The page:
Genesis, under this prism, is the beginning of the discernment of things, the passage from the state where everything was an amorphous mass to the naming of beings, which will be distinguishable henceforth. The model is, on the one hand, the Old Testament with “he said and it was done” and, on the other, with Adam who gives names to things. “The Lord God formed every beast of the field and every bird of the air, and brought them to Adam to see what he would call them. And whatever Adam called each living creature, that was its name.”
According to Elytis, in Axion Esti: “Then he spoke and the sea was born and I gazed upon it and marveled In its center he sowed little worlds in my image and likeness.” Logos-language brings light or things into existence. Things begin to be distinguished and to exist when they are given a name, when man names them. This is how Elytis experiences the marvel of the genesis of the world. Through language, man outgrows his infantile age, the absence of language, and by forming meanings he rises to the world of ideas while simultaneously getting to know himself. “I was clearing the silence to plant seeds of phonemes and golden shoots of oracles The hoe still in my hand, I saw the great short-legged plants, turning their faces, some barking, others sticking out their tongues: There the asparagus there is the kale there the curling parsley acanthus and dandelion liatris and fennel Secret syllables through which I strove to utter my identity. This I then and the small world, the great!”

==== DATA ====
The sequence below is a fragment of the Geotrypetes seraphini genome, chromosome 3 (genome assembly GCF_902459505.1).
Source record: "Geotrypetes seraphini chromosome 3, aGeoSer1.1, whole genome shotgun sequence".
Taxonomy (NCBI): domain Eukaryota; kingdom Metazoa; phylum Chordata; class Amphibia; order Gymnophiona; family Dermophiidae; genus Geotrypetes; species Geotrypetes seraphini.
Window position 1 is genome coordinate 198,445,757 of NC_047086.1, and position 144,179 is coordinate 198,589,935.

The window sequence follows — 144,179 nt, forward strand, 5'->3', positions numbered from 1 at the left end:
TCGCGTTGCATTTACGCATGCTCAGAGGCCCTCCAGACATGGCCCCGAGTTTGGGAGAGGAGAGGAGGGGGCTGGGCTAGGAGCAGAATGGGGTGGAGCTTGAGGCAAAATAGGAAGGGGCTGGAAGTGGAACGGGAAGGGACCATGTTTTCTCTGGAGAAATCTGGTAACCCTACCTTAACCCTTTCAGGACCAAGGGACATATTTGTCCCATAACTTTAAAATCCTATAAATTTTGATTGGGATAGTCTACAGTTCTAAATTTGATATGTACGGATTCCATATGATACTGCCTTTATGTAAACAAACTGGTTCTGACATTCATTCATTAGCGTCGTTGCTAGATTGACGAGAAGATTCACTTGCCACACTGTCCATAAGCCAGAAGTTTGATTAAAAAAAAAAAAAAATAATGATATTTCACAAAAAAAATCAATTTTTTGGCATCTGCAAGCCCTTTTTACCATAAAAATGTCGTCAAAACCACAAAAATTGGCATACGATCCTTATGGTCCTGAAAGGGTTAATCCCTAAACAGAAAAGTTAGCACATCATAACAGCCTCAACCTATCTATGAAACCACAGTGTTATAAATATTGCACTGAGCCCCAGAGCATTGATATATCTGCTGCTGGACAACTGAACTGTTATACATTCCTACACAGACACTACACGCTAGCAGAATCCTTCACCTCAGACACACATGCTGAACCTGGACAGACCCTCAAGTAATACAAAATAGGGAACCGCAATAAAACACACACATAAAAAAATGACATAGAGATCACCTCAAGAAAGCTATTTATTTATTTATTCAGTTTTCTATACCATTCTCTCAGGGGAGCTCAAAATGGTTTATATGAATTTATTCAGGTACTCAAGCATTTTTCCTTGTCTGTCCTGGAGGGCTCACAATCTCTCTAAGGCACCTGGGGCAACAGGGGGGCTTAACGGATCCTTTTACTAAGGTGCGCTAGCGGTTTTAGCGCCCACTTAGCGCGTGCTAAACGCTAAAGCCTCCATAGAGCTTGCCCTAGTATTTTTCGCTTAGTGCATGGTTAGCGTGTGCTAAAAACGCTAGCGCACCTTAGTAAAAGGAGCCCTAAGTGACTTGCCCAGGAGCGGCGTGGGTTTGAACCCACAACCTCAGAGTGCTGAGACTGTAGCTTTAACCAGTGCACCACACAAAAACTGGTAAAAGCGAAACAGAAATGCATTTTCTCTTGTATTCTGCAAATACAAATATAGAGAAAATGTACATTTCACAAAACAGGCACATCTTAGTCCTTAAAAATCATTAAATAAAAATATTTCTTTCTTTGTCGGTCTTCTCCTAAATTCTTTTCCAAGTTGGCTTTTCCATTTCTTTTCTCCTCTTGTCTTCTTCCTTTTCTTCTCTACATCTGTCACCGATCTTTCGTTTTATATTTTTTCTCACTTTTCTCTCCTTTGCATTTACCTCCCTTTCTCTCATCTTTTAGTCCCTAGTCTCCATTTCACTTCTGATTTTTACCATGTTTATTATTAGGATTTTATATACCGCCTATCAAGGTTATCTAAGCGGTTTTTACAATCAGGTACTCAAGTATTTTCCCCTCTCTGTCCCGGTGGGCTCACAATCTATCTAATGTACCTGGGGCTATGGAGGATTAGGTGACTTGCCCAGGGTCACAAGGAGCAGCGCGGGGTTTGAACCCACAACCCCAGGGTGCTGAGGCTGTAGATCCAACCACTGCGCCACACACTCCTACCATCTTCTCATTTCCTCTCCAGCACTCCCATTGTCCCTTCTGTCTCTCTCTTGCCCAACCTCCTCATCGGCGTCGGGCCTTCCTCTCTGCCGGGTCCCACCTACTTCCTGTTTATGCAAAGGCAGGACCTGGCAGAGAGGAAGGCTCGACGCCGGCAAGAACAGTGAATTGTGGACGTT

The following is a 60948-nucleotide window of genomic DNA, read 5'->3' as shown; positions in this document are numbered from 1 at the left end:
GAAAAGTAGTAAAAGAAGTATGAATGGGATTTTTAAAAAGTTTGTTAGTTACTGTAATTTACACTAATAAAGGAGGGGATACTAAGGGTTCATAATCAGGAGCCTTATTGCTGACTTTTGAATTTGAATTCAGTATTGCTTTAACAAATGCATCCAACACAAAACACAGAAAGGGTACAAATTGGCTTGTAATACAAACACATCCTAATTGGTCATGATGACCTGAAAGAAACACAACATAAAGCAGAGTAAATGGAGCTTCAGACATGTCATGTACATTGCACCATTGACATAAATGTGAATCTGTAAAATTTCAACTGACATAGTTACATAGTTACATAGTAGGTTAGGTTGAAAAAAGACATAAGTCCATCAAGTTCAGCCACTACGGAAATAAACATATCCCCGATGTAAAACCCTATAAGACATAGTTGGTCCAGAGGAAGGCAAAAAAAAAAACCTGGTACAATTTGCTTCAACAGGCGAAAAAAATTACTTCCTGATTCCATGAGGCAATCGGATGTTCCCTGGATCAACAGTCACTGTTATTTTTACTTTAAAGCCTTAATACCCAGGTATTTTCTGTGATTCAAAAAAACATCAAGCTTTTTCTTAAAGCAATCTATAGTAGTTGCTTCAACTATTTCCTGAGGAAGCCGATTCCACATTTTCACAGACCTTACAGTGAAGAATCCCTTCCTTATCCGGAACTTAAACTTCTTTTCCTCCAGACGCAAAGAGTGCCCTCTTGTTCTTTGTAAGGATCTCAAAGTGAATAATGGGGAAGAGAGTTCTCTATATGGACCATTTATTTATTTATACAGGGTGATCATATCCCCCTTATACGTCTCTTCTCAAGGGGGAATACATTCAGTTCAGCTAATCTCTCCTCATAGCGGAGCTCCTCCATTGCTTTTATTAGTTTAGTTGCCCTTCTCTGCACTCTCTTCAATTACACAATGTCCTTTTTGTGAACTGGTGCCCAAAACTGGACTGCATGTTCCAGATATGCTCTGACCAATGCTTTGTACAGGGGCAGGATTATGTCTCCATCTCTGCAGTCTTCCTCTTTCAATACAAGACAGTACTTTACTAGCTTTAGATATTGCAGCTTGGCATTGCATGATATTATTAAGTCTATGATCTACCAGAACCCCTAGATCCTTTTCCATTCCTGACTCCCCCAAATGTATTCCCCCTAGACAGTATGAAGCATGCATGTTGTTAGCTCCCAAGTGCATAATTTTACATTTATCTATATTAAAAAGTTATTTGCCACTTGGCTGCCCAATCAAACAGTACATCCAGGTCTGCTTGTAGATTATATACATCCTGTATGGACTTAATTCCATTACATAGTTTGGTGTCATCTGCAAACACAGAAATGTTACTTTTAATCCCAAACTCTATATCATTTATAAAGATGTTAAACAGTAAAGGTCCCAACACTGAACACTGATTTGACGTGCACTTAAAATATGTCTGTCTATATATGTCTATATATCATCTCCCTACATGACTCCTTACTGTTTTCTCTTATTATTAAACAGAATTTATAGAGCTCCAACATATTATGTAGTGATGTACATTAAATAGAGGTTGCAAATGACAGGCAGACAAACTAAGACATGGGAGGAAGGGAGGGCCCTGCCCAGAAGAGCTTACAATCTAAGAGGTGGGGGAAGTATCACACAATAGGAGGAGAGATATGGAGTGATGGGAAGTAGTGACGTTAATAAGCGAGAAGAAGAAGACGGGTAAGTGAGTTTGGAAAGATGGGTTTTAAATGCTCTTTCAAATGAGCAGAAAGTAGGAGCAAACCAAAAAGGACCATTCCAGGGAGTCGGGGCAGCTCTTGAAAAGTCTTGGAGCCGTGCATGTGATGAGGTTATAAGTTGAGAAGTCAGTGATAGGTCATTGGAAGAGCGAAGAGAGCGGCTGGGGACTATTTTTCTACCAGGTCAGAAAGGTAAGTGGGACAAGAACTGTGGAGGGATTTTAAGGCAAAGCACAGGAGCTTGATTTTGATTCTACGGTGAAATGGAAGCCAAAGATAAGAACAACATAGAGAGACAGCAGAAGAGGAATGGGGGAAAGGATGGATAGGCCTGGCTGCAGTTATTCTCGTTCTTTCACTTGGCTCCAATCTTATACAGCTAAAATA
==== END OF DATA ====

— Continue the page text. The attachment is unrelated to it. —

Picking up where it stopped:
The world is molded by the poet, who is – in turn – molded along with the world, through language.
2.4 The suffering of the poet and of Greece, identified with Holy Mother Greece
The whole world is in language now. “Greek the language they gave me,” and here in the language there is the nature, geography and history of Greece, as well as its culture, the poet himself and his people that suffer during WWII, just like Jesus.
“Many a time they afflicted me from my youth: yet they have not prevailed against me” reads the frontispiece of The Axion Esti.
“Here am I, face to face with the black shirts of the ruthless and of the years’ empty belly that aborted its own children, in heat! Wind releases the elements and thunder assaults the mountains. Fate of the innocent, alone again, here you are in the Straights! Fate of the innocent, you are my own Fate!”
The poet becomes identified with his nation at a concrete historical moment, as well as with the timeless generation of innocents.
But like the resurrection follows the passion, freedom will also follow the passions of Greece in History. “God, my Master-Builder, You too among the Easter lilacs, You felt the scent of Resurrection.”
But he also sings, tying his suffering with the suffering of the homeland, and identifying his life and spirit with Greece, with its geography, history and culture: “You built me into the mountains, You enclosed me in the sea.”
Looking now toward the second topic of the symposium Literature, Philosophical and Historical Dimension, we notice that History provides the starting point for poetry. But the poet creates his myth, weaving and polishing his images; he is not historical but conscious of events, which he raises up to the universal war between good and evil, between light and darkness.